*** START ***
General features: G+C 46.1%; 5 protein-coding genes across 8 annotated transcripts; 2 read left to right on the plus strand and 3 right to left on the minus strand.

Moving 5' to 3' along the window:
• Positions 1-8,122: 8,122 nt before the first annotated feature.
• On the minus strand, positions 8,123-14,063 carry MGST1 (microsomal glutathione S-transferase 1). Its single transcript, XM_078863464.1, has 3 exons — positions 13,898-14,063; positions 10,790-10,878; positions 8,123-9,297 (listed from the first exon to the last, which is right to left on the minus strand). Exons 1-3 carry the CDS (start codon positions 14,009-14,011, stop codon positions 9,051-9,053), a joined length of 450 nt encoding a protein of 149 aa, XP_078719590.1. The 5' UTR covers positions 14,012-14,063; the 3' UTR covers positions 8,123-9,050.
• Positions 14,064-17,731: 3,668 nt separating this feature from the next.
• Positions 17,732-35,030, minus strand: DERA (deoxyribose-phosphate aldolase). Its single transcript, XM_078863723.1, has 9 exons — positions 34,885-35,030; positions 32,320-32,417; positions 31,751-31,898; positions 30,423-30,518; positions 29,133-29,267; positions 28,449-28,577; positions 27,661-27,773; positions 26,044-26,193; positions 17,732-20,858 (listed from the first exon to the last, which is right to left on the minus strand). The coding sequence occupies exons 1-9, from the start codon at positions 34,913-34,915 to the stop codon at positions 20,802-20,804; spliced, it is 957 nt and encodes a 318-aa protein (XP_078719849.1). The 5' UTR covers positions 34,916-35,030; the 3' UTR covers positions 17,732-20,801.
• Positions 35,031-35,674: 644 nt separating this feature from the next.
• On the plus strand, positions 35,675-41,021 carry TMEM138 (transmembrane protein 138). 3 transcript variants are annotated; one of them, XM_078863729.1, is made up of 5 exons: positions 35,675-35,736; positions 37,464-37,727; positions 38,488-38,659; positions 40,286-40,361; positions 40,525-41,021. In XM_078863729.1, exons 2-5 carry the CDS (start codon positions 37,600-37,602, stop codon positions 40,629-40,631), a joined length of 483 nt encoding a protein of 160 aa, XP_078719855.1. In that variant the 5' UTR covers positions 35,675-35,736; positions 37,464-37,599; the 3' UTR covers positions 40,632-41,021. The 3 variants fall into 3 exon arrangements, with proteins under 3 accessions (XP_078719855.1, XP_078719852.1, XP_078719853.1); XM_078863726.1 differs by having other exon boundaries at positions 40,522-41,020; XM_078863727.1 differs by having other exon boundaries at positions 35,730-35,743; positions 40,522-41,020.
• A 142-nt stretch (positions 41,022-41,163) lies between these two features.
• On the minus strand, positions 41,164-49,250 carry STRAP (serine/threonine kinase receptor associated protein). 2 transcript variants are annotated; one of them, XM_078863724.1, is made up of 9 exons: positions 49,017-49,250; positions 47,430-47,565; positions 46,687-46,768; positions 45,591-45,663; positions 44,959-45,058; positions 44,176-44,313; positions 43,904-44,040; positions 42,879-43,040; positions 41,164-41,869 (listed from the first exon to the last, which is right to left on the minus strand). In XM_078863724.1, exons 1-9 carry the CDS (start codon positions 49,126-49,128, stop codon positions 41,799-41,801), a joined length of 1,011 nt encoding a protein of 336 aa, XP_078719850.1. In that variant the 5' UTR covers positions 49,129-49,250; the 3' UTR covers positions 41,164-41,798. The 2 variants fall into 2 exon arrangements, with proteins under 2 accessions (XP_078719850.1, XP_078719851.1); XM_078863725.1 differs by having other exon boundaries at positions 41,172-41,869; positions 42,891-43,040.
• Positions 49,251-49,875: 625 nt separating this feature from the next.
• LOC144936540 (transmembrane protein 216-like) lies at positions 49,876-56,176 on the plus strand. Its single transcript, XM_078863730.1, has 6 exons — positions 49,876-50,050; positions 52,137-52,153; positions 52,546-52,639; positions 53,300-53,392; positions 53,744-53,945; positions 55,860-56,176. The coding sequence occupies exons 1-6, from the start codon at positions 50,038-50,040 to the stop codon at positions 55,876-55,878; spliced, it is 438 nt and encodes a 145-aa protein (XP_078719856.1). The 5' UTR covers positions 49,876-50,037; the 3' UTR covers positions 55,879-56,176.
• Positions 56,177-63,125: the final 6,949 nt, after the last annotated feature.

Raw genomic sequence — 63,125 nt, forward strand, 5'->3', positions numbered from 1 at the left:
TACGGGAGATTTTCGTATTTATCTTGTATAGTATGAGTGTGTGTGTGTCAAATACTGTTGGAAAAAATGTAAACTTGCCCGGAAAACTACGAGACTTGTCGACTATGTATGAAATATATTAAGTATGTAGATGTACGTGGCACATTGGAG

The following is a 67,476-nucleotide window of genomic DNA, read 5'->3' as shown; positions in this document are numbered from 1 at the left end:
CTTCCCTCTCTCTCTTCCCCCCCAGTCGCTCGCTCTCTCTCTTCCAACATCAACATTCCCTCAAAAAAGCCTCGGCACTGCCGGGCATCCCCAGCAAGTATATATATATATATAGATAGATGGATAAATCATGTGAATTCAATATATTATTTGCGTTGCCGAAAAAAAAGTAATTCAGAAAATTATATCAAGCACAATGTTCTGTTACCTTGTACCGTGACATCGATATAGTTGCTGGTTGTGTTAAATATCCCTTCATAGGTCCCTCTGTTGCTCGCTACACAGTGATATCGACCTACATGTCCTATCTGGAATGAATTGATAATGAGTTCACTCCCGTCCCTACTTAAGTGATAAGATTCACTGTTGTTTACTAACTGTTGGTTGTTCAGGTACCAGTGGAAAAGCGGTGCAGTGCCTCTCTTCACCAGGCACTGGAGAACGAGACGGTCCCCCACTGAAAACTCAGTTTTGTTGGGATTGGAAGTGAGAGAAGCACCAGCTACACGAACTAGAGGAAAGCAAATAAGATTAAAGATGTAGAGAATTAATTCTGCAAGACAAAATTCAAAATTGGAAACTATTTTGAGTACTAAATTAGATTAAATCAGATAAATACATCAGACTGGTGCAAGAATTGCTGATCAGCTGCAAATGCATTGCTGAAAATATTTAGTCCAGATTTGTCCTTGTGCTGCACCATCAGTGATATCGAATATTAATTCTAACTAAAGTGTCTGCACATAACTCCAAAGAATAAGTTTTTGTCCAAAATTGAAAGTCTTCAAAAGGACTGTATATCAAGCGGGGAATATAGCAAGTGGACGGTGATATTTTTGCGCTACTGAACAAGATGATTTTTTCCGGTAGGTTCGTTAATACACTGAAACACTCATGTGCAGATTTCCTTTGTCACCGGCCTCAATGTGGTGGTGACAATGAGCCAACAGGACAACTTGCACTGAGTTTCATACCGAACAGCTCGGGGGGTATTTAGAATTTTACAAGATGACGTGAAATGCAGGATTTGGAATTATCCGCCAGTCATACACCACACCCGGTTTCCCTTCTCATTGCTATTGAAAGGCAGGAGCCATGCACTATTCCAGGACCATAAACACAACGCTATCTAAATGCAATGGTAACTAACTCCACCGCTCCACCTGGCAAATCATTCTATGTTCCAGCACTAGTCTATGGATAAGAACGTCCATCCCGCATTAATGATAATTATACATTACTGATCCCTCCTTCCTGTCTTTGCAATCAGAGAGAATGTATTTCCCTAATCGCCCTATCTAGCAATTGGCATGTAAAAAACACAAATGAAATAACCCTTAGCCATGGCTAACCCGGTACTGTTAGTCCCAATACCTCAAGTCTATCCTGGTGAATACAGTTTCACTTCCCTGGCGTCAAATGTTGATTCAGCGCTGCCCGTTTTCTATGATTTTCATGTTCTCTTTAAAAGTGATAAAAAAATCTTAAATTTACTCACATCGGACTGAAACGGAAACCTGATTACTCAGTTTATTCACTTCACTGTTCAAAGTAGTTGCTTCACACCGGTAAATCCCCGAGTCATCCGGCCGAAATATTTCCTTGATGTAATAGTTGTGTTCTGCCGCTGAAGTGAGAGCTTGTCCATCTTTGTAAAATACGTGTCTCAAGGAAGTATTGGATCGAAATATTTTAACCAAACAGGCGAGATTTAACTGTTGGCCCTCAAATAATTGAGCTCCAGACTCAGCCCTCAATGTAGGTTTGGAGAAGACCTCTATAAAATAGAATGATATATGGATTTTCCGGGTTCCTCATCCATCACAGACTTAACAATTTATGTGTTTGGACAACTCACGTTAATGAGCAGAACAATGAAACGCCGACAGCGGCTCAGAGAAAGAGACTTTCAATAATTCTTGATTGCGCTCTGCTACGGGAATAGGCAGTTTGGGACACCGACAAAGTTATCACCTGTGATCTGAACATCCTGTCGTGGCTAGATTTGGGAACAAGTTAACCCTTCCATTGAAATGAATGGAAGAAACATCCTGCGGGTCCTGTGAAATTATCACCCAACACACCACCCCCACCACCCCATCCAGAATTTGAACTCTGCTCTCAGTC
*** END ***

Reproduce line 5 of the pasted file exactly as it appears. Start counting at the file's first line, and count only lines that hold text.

• Positions 14,064-17,731: 3,668 nt separating this feature from the next.